Rachel Pulfer is the executive director of Journalists for Human Rights.
The holidays are upon us. And as Canadians engage in a buying frenzy, many are also turning their minds to causes and communities that need help. At this time, I ask you to think of Afghanistan.
During Canada’s 12-year involvement in Afghanistan, beginning in late 2001, our military and news media worked with Afghan journalists and fixers. Since the fall of Kabul to the Taliban on Aug. 15, these Afghan lives have been in extreme danger owing to their support of a foreign government and open criticism of the Taliban.
Many Afghans have been forced to go into hiding. And with the current freeze on their central bank reserves, Afghans are finding it difficult to access money. The World Food Programme estimates that 95 per cent of Afghan households will need food assistance to get through the winter.
Working since August with a network of concerned Canadian journalists, Journalists for Human Rights has steadily removed Afghan journalists, human-rights defenders and their families from this terrifying situation. We’ve also partnered with the Veterans Transition Network, Aman Lara, and Global Affairs Canada. Each day, we navigate the real-life dangers and logistical difficulties created by the Taliban, while helping Afghans navigate the bureaucratic maze to secure spaces for onward travel to Canada.
The good news is that Canadians are in a unique position to help and make a real-life positive impact for Afghans in their hour of need. We’ve seen this first-hand within JHR’s own community of partners and support. At the start of the crisis, JHR put together a list of 450 high-risk individuals, prioritizing those with a connection to Canada. With the help of Canadians, JHR has legally moved 289 to relative safety in third countries; 70 of them have since safely made it to Canada. But 161 remain behind in Afghanistan. The veterans groups represent many thousands more Afghans who are in danger because of their service. We must not abandon them.
The Government of Canada has already shown leadership: a major commitment to resettle 40,000 Afghans under a special humanitarian program. (For comparison, that’s the same number as the spaces made available by the entire continent of Europe.) Yet the number of Afghans that have actually arrived in Canada is only 3,500. Reasons for the slow pace include the extreme difficulty of determining eligibility, the bureaucratic fog of visa processing, and the challenge of ensuring a safe departure.
Unfortunately, Afghans don’t have the luxury of time. Evacuees share experiences of being actively hunted down. Their loved ones are tortured for information about their whereabouts, even killed.
Once out of their home country, refugees cannot “apply” to countries for resettlement. They must be referred, ordinarily by a UN agency. Refugee referral can take years. This represents a huge waste of human talent and time, as refugees languish in third countries.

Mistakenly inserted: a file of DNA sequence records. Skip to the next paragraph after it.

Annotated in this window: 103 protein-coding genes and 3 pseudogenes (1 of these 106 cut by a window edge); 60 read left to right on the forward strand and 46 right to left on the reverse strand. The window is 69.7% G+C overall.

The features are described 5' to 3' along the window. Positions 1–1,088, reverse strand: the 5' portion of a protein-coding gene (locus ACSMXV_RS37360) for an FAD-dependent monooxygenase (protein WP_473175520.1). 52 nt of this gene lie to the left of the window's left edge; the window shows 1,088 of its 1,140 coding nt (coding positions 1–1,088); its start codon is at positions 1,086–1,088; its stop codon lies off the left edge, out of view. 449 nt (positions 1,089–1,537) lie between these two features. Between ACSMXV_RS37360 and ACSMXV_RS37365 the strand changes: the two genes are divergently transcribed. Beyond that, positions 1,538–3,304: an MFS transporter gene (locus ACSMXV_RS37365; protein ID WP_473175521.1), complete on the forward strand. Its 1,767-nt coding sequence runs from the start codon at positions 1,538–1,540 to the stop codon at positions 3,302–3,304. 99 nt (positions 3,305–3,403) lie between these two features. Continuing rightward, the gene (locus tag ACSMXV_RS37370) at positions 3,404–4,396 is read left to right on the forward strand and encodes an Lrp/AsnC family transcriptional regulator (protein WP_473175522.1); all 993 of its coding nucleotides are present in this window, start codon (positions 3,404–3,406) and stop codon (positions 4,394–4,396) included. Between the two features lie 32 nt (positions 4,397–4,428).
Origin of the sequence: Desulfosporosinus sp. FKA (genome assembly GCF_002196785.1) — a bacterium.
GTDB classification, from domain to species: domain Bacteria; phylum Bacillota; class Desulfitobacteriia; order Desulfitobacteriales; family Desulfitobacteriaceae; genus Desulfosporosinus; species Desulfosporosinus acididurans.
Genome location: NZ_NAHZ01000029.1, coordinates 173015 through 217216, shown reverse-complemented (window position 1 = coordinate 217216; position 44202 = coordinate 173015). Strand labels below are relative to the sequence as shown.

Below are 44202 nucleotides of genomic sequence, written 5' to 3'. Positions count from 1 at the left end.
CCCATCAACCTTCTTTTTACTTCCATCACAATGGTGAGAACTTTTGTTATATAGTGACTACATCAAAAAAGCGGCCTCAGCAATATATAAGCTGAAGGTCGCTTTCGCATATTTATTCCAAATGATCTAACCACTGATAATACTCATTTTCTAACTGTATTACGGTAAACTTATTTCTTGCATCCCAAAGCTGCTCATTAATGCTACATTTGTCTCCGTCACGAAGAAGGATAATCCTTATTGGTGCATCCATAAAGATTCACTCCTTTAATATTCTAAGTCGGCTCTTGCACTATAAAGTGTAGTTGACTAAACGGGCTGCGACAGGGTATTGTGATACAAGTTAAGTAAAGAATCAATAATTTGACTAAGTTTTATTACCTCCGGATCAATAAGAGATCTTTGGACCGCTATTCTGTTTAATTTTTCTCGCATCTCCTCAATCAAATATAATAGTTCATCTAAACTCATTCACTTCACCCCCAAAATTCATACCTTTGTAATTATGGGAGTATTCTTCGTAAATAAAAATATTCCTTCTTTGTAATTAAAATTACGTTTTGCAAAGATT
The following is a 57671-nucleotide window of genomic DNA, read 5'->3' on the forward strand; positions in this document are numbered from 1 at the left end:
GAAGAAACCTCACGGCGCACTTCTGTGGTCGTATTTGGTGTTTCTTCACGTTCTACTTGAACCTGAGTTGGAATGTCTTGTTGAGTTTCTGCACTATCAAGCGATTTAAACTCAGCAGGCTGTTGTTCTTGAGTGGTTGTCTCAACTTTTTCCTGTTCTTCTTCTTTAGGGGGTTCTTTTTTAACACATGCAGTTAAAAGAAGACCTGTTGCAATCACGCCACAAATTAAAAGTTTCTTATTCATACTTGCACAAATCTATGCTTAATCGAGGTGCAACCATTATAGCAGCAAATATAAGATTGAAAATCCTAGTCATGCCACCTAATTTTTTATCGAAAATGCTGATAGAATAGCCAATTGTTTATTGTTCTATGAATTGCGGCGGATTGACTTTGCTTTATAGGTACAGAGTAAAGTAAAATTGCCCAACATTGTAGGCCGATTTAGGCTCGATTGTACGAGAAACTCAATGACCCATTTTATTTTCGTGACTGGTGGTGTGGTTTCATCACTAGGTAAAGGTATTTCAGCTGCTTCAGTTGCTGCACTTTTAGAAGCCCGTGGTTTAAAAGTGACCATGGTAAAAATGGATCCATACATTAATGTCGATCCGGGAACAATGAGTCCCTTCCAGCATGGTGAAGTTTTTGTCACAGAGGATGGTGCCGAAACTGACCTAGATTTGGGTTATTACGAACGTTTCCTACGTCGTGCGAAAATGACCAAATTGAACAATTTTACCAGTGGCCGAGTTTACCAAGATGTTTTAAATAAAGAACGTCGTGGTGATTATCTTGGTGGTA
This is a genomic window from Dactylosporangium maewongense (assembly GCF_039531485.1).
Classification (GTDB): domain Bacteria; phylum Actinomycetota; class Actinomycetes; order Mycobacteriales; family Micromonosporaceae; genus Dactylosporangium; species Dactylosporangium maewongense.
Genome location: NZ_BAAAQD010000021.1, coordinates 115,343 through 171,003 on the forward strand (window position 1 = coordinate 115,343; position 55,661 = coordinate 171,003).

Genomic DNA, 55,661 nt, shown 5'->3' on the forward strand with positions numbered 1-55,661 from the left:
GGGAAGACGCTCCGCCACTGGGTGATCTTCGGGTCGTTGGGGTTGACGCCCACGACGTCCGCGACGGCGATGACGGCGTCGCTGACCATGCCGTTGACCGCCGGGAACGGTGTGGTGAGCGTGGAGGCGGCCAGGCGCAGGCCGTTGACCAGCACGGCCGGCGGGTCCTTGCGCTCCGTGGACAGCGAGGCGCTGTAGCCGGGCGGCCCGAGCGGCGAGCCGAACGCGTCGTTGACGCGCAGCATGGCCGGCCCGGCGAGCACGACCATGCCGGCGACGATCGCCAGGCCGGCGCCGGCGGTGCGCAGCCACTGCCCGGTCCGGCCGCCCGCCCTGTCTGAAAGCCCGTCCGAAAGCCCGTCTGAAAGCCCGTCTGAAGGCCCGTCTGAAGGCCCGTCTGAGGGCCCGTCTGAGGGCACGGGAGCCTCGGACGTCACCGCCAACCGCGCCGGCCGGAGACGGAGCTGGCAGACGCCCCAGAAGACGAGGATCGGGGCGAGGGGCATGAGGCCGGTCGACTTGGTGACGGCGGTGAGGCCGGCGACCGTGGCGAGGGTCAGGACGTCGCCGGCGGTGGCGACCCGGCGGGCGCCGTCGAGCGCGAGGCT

Useful policy options exist that Canada can deploy to fast-track the referral process. Many have suggested a repeat of our approach to the Syrian crisis. At that time, Canada worked with the United Nations High Commissioner for Refugees to declare all Syrians outside of Syria as refugees, and refer them on to Canada within a 100-day period. Canadians stepped up in droves to support the government’s initiative, housing Syrian families in their own homes where necessary. The initiative paired public funds with private sponsorship.
The outpouring of support for the work of JHR and our veteran partners indicates that Canadians are prepared to do the same for Afghans. JHR supports this approach, with one important modification.
Grounded in research from legal experts looking to adapt the 70-year-old system of refugee resettlement to the complex needs of today, JHR is proposing that the federal government make the network of NGOs and veterans groups doing this evacuation work part of the referral strategy. The NGOs and veterans can then work with Canadian sponsorship agreement holder organizations, companies, private citizens and philanthropists to help facilitate a powerful, blended public-private initiative.
By empowering the NGO network, the government harnesses the capacity of its members and knowledge of their applicant populations to ensure more screening than was the case during the Syrian crisis. This also creates the capacity required to ensure referrals to Canada by Canadians can happen at the needed scale.
The need for more evacuations is extremely urgent. But with political leadership and private support, Canadians can seize this moment and work together to ensure a better life for those Afghans we worked alongside. Canada owes it to those left behind to guarantee their safety in a situation where Canadian actions put them in danger.
It’s also, quite simply, the right thing to do.
Keep your Opinions sharp and informed. Get the Opinion newsletter. Sign up today.